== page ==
The new year will force about a third of South Carolina’s drivers to dig deeper into their wallets to pay for auto insurance.
A little-debated change in state law requires drivers to buy minimum liability coverage of $25,000 for a single injury in a wreck, $50,000 for multiple injuries and $25,000 for property damage. That’s a sharp increase from the current limits of $15,000, $30,000 and $10,000.
Those will be among the nation’s highest minimum coverage amounts. Alaska, Maine, Minnesota and North Carolina all have higher bodily injury amounts. Nine other states have the same minimums South Carolina is adopting, including Georgia, Mississippi and Oklahoma, according to the South Carolina Insurance News Service.
The higher coverage limits, tougher laws on school bullies and limits on residential property tax increases are the most notable new laws that take effect with the new year.
But unlike other major law changes the Legislature passed this year, the auto insurance law hits the books without much public scrutiny. It was attached to a bill as an amendment by state Sen. Gerald Malloy, D-Hartsville, without public hearings.
Gov. Mark Sanford vetoed the bill, but the Legislature overrode the veto.
“There was no credible evidence that it needed to be done,” Sanford spokesman Joel Sawyer said. It “appears to be a case of the president of the Trial Lawyers Association sneaking in a provision that would benefit people he represents in a professional capacity rather than people he represents in the Senate.”
Allison Love, executive director of the South Carolina Insurance News Service, said the change will affect premiums for more than a million drivers. For those drivers buying policies below the new threshold amounts, their costs are expected to increase by as much as $118 a year, Love said. The amount of increase will depend on a consumer’s driving record and where they’re buying insurance, she said.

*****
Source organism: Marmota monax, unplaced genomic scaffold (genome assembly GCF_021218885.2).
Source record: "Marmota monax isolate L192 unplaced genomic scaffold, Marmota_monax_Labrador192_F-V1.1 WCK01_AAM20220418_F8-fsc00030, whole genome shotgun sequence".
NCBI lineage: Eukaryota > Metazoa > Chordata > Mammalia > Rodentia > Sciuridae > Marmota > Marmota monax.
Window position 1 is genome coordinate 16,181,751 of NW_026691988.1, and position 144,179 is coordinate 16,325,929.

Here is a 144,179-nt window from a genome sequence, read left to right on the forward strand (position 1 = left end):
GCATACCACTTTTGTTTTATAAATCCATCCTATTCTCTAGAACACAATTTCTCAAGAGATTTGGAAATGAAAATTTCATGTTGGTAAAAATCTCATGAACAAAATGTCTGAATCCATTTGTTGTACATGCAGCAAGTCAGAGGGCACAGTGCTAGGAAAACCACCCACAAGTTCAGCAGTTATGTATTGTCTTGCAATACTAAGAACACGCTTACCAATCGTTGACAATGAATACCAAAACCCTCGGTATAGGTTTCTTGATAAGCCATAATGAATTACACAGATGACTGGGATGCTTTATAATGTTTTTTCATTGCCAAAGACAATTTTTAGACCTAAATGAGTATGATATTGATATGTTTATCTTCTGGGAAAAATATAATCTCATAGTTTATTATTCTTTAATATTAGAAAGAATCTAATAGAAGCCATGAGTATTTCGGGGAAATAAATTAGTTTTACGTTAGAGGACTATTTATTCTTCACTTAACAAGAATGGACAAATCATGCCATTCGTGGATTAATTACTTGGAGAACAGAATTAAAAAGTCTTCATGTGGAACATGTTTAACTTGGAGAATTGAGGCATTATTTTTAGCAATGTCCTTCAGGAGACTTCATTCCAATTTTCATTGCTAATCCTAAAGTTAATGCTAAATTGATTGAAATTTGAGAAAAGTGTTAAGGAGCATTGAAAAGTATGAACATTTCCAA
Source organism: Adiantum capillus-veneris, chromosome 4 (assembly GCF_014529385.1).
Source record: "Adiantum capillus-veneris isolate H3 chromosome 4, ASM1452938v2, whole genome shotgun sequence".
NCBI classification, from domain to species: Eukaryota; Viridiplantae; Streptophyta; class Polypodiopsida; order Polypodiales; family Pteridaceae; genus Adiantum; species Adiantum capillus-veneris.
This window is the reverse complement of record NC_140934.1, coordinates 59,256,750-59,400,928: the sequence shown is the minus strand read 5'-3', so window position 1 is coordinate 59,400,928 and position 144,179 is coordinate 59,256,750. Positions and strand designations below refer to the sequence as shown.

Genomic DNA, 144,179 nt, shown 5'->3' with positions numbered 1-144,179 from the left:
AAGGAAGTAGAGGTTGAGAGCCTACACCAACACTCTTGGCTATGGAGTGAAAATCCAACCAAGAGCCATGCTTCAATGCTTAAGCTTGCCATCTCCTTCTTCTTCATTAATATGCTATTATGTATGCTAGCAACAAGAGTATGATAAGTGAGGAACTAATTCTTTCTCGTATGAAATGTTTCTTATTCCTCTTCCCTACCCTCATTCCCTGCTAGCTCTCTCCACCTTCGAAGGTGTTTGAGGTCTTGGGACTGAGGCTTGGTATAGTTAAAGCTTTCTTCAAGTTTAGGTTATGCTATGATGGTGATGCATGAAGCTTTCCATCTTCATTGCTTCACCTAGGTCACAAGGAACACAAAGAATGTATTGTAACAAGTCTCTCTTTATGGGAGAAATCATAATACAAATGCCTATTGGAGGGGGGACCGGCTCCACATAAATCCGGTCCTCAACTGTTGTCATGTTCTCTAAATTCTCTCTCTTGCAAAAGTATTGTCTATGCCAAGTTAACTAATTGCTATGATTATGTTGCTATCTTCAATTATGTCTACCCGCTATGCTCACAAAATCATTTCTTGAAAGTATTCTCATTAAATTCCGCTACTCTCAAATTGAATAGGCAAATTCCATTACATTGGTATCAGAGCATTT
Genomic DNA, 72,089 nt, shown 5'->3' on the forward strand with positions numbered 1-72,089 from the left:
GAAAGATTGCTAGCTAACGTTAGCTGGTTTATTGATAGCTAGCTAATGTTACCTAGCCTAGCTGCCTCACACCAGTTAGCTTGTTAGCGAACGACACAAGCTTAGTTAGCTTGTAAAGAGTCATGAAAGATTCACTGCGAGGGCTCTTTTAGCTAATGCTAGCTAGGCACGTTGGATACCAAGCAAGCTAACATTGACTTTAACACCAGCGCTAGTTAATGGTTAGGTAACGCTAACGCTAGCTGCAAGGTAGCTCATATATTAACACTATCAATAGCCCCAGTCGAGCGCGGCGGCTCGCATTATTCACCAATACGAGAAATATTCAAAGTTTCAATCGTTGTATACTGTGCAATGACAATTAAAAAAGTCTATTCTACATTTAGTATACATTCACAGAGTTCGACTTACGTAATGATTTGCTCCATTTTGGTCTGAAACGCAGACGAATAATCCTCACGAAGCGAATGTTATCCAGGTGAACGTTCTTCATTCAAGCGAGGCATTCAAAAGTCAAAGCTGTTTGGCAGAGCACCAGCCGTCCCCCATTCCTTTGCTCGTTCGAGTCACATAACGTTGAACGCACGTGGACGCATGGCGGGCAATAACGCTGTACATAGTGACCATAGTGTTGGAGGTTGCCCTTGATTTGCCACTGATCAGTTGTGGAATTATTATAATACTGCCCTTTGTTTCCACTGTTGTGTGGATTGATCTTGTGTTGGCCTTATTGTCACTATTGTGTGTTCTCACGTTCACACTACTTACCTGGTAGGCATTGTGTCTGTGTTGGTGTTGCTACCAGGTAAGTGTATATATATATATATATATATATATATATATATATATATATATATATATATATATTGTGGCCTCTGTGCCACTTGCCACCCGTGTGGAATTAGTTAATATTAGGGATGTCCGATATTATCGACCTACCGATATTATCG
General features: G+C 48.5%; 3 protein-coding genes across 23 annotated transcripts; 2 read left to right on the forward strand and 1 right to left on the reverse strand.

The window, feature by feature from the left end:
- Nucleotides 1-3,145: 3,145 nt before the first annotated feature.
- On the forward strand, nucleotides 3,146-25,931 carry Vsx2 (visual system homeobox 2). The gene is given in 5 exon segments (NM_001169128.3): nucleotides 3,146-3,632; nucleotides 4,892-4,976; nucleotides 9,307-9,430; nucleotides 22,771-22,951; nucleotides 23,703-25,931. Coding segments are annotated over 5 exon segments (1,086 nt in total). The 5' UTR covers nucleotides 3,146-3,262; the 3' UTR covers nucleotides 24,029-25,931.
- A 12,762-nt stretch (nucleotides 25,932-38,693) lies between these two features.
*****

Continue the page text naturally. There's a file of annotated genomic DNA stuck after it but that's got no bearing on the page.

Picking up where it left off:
Some expect that to prompt the more people to drive without insurance, but “there’s no way for us to know that right now,” Love said. Department of Motor Vehicles statistics show nearly a third of drivers involved in wrecks were uninsured in 2005, Love said.
The Legislature also has demanded that schools crack down on bullies requiring districts to adopt policies prohibiting harassment, intimidation or bullying.
“We were getting too many complaints from parents that their children … were being bullied and intimidated,” state Rep. Robert Walker, R-Landrum, said. They were “fearing to go to school because of the situations that were taking place.”
The new law is an attempt to curb violence while protecting teachers and others who work in schools from student threats and intimidation.
It had gotten to the point that there is “an unbelievable thought that students would feel that they could attempt to bully the teacher” or school support staff, Sheila Gallagher, president of the South Carolina Education Association, said.
Legislators also addressed concerns about rising residential property tax rates by making it harder for counties to raise taxes. It is part of a law change that will raise the state’s sales tax in June in an attempt to lower owner-occupied property taxes.
“It’ll stop these four, five and 600 percent increases in property taxes,” said Emerson Read, whose NoHomeTax.org group has pressured legislators to eliminate property taxes. Under the new law, counties will have to limit increases to a combination of population growth and inflation.
Read said some counties have tried to get around the approaching limits by rushing to raise taxes in the past year. But he expects legislators will force them to roll back those increases to 2005 levels.
Still, the limits have raised concerns.
For instance, Standard and Poor’s cited property tax breaks as a source of concern about the state’s finances as it reviewed South Carolina’s credit rating in August. S&P said the breaks leave the state depending on sales tax collections to cover school operating costs, noting that sales tax collections could fall in an economic downturn. That could force the state to make up the difference from other funds.
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